Charter schools are more racially isolated than regular public schools in practically every state and large urban area in the United States, says a report released by the Civil Rights Project/Proyecto Derechos Civiles at the University of California, Los Angeles.
The report says that charter school enrollment shows patterns of a high level of minority segregation, which is particularly evident for black students. Segregation has been increasing for black children in public schools for nearly two decades, but the report makes the case that black students in charter schools are much more likely than their counterparts in regular public schools to be educated in a segregated environment. In a typical charter school attended by a black student, nearly three out of four of their classmates are also black.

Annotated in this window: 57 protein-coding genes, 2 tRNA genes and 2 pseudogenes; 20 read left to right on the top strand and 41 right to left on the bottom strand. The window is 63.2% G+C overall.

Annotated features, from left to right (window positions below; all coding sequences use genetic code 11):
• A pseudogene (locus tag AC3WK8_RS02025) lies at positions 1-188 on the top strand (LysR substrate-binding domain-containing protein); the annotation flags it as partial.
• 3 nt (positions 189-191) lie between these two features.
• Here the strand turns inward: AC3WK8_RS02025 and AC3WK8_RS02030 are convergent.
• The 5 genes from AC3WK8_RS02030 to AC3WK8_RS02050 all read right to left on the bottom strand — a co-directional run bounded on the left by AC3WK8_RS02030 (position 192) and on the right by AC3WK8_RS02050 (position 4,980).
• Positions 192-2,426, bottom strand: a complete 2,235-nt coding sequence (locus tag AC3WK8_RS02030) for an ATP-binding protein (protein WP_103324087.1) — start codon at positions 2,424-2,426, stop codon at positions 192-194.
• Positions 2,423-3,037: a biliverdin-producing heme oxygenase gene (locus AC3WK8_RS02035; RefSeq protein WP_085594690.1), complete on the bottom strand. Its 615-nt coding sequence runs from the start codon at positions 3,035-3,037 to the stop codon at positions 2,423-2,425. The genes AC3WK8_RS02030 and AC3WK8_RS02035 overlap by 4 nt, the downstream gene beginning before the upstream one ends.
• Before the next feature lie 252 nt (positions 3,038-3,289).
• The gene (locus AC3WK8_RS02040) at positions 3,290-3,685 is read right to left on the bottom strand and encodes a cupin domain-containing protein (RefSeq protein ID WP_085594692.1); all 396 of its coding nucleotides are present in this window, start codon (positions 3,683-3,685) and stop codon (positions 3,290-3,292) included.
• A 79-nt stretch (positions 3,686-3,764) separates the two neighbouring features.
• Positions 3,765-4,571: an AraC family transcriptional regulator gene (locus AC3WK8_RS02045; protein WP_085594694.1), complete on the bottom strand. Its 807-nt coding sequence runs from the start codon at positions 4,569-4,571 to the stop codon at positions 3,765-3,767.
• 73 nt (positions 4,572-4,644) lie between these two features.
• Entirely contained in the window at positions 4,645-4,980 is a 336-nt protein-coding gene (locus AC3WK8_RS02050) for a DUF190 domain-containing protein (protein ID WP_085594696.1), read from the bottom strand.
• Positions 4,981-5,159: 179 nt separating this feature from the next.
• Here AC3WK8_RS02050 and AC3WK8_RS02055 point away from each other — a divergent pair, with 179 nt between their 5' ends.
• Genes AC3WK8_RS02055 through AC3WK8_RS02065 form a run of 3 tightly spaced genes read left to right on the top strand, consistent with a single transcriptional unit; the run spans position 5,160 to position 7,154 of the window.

The study found that gaps in federal data make it hard to conclude to what extent charter schools enroll low-income students or English-language learners.
A version of this article appeared in the February 10, 2010 edition of Education Week as Charter Schools